Additionally, the CPNM and its leaders, as well as the senior ex-combatants (in charge of cantonments) also vehemently opposed vocational training for similar reasons. They felt that such training undermined their contributions as fighters, and that sewing or goat farming training were not appropriate for them. (Subedi, 2013). Hence, institutionally organized skills training was not an option. However, once large number of ex-combatants left the cantonments and began their normal civilian lives, they encountered a need for such training and some of the donor organisations capitalised on this situation, and began to mobilize NGOs as facilitators.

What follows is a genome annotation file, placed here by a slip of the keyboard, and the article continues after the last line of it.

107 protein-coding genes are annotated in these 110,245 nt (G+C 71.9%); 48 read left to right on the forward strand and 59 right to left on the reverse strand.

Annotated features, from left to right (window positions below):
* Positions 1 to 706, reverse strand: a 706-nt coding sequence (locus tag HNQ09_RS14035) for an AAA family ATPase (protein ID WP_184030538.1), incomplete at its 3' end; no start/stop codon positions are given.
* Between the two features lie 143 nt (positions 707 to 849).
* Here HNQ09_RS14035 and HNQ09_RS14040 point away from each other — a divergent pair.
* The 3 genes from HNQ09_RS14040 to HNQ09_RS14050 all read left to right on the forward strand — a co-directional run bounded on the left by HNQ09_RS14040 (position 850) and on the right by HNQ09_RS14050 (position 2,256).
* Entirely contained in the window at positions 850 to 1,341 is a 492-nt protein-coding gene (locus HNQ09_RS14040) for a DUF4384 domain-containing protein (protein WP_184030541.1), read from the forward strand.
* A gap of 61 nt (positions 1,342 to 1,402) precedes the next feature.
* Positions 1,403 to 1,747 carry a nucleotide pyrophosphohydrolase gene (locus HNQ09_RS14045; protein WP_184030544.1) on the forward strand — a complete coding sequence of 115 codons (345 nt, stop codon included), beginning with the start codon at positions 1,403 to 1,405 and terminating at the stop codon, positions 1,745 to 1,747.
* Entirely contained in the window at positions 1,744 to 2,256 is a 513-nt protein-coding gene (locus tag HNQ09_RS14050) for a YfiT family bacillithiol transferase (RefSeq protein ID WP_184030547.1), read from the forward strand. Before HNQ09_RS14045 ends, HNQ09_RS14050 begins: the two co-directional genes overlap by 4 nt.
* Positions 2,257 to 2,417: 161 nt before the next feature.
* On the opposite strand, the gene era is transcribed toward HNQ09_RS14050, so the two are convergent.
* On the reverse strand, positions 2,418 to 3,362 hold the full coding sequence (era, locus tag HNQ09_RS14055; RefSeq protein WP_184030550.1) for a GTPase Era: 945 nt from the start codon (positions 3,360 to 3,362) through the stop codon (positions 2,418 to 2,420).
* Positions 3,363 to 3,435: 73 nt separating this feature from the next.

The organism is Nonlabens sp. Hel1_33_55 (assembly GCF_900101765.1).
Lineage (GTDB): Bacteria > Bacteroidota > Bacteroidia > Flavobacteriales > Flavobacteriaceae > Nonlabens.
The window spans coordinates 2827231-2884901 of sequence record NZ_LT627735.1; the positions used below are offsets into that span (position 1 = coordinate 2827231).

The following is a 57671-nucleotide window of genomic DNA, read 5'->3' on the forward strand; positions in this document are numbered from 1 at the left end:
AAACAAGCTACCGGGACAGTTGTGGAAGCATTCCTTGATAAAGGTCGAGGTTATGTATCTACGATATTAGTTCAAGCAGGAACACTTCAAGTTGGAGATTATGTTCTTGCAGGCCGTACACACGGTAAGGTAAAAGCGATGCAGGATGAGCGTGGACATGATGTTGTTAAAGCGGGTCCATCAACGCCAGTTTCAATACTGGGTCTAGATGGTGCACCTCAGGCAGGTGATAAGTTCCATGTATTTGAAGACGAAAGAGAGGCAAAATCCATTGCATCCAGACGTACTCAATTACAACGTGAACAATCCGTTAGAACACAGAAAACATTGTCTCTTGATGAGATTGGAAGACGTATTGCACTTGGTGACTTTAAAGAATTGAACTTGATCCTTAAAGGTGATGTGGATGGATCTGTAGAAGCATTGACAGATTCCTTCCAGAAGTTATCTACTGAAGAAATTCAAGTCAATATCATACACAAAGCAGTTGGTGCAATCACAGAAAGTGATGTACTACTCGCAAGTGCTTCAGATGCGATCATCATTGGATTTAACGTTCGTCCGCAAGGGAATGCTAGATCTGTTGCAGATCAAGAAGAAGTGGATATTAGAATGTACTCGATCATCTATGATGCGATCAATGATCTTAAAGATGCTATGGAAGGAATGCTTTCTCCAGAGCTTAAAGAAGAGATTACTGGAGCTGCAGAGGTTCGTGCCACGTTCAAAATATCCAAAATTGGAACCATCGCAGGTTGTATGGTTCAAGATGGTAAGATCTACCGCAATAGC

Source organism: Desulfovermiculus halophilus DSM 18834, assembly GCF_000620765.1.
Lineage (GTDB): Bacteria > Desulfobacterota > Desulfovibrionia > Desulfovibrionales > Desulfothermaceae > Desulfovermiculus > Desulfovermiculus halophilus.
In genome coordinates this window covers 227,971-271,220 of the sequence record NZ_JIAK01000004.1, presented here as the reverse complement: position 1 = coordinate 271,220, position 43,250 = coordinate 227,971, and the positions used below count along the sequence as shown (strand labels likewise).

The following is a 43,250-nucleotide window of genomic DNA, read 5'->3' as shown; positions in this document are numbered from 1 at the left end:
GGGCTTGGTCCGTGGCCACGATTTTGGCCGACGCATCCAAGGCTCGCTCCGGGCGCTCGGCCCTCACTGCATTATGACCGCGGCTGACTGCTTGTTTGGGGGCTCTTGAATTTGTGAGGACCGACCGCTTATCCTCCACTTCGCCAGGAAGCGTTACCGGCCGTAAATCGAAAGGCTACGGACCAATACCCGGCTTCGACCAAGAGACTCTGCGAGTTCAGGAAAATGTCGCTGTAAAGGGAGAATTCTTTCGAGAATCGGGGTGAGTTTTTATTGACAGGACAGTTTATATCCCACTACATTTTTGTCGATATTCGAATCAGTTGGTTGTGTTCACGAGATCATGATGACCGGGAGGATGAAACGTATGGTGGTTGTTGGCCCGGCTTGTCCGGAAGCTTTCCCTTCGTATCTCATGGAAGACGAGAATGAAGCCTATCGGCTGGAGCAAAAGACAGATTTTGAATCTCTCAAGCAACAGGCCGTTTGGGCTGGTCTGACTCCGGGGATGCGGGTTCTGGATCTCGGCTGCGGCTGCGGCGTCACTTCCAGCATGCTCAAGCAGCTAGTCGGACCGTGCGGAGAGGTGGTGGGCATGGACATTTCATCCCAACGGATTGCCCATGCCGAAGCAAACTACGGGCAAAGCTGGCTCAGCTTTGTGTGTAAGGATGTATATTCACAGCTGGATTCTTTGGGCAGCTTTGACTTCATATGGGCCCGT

The DDR process practically ignored the job creation and employment aspects of ex-combatants. Even when there were some cosmetic activities, they were of poor quality (Subedi, 2013) and opposed by the ex-combatants. There were neither concrete plans for skills training, nor proper mapping of jobs and their availability in the job market, resulting in a struggle to find suitable livelihood options. An earlier study of livelihood patterns (Robins, 2016) demonstrates that the most common livelihood (40%) was small business. Further, 20% of ex-combatants worked either on their own or rented land, while 14% were engaged in daily labour; 17% received support from a spouse working abroad, or in Nepal, while 10% assert that they have not acquired any stable source of income.